“Seasons” in the academic year

On a recent Mikes on Mics podcast with Erik Fisher (host of the Beyond the To Do List podcast), they briefly explore the idea of repeating and recurring tasks that are sometimes related to the seasons. For example, they talk about the fact that in the northeast U.S., you need to hire a snowplow in the fall so that you’re ready for the winter snow. Ideally, you set up a repeating reminder on say October 15th each year to remind yourself to hire a snowplow. For those tasks or projects that you can anticipate happening at regular intervals, it can be helpful to set up these reminders in advance so that they are out of your head, but not completely forgotten. This notion of capturing tasks and placing them in a trusted system is one of the hallmarks of the Getting Things Done (GTD) approach to productivity, and one that works very well for me.

Even though in the podcast they only touched on this notion of seasons dictating certain tasks and projects, it made me think about the rhythm and seasons of the academic year. The start-up tasks that occur at the beginning of each year are fairly predictable. One needs to develop/revise syllabi, obtain class lists, set-up a class Web space or other way to diffuse information, and do the careful planning for the first few class sessions. This is true for the Fall and Spring semesters. In the Fall, though, there are probably additional, predictable tasks. I know, for example, that I need to attend to program reviews that are due in early October, circulate the spring class schedule, and do the requisite travel authorization forms for fall conferences. These tasks are as predictable as February 15th (tax day in the U.S.). And yet, every fall I tend to plan for project development work, writing, and a myriad other generative tasks that are simply less urgent than the aforementioned recurring tasks. In reality, no matter how motivated I am to plan the next research project, it probably needs to wait until I get these other (less engaging) tasks completed first. It is hard for me, though, once these generative tasks are on my radar to let them go until I complete the other tasks.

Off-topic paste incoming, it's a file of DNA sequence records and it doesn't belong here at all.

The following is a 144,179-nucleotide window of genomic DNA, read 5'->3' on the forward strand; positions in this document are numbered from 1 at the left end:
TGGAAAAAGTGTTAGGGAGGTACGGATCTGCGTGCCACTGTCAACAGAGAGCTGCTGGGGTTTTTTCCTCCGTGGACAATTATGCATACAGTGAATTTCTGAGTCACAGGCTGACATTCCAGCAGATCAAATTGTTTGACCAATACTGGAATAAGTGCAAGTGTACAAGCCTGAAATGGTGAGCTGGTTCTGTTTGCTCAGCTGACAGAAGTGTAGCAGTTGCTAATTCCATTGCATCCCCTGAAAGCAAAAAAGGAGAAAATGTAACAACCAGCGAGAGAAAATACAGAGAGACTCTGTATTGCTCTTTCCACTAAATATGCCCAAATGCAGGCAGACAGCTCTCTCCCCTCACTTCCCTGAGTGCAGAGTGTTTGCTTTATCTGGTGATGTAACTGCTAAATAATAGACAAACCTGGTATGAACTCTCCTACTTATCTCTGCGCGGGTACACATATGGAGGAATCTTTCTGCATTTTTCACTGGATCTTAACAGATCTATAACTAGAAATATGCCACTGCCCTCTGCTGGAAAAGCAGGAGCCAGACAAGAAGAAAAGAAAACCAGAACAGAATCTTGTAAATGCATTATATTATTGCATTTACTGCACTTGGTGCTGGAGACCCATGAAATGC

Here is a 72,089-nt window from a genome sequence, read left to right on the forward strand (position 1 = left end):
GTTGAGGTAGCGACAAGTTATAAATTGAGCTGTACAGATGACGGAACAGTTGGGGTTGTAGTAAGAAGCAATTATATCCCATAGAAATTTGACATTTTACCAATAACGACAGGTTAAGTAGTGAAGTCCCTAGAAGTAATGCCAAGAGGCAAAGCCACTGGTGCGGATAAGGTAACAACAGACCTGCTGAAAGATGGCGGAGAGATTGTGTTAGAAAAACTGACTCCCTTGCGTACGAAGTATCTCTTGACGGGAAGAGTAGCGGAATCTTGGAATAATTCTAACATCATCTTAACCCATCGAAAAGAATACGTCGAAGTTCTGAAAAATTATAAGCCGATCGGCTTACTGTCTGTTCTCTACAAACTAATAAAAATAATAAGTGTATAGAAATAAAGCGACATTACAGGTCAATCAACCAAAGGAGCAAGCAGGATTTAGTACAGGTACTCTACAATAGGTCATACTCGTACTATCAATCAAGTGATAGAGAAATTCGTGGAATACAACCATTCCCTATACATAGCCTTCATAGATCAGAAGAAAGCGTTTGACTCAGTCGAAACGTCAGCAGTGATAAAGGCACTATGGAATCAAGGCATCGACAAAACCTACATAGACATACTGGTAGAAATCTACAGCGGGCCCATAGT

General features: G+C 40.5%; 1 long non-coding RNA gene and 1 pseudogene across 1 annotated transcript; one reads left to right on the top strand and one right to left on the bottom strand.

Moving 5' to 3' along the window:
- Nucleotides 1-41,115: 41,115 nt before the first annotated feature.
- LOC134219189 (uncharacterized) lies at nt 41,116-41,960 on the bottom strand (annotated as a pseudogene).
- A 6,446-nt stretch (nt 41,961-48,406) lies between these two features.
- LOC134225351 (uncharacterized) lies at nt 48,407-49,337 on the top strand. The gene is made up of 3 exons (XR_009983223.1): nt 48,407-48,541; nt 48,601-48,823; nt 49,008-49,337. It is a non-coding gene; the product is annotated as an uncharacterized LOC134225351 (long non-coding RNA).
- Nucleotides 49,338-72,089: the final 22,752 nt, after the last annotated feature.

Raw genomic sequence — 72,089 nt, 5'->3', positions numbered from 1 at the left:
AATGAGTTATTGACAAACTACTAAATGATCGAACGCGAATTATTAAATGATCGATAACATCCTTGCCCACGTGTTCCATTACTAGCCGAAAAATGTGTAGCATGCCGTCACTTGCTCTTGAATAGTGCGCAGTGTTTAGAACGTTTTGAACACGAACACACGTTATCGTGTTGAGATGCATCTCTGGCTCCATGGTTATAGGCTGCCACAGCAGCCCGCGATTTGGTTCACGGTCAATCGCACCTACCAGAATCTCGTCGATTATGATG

What if, though, we were more forward-thinking in our planning? What if we blocked out time (a realistic estimate of time) to attend to the recurring tasks that have hard deadlines and slotted in some of the more generative tasks at a more appropriate time (or season) of the semester? I have three two-week blocks of time during the semester that I know my preparation/feedback work in my courses is going to be slow. What if I organized my calendar to focus on the generative tasks during these time periods instead of trying to cram them in around the inevitable beginning of the semester tasks? There will be the inevitable unpredictable diversions, but they can be more easily absorbed into a more deliberate planning approach. Of course, I think of this every Fall about this time and fail to act on it. This time, though, I’ve set up some recurring tasks for each Fall semester going forward as well as the Spring and Summer. I’m hoping that in doing so, I’ll be more realistic, productive, and satisfied during these busy times of the semester.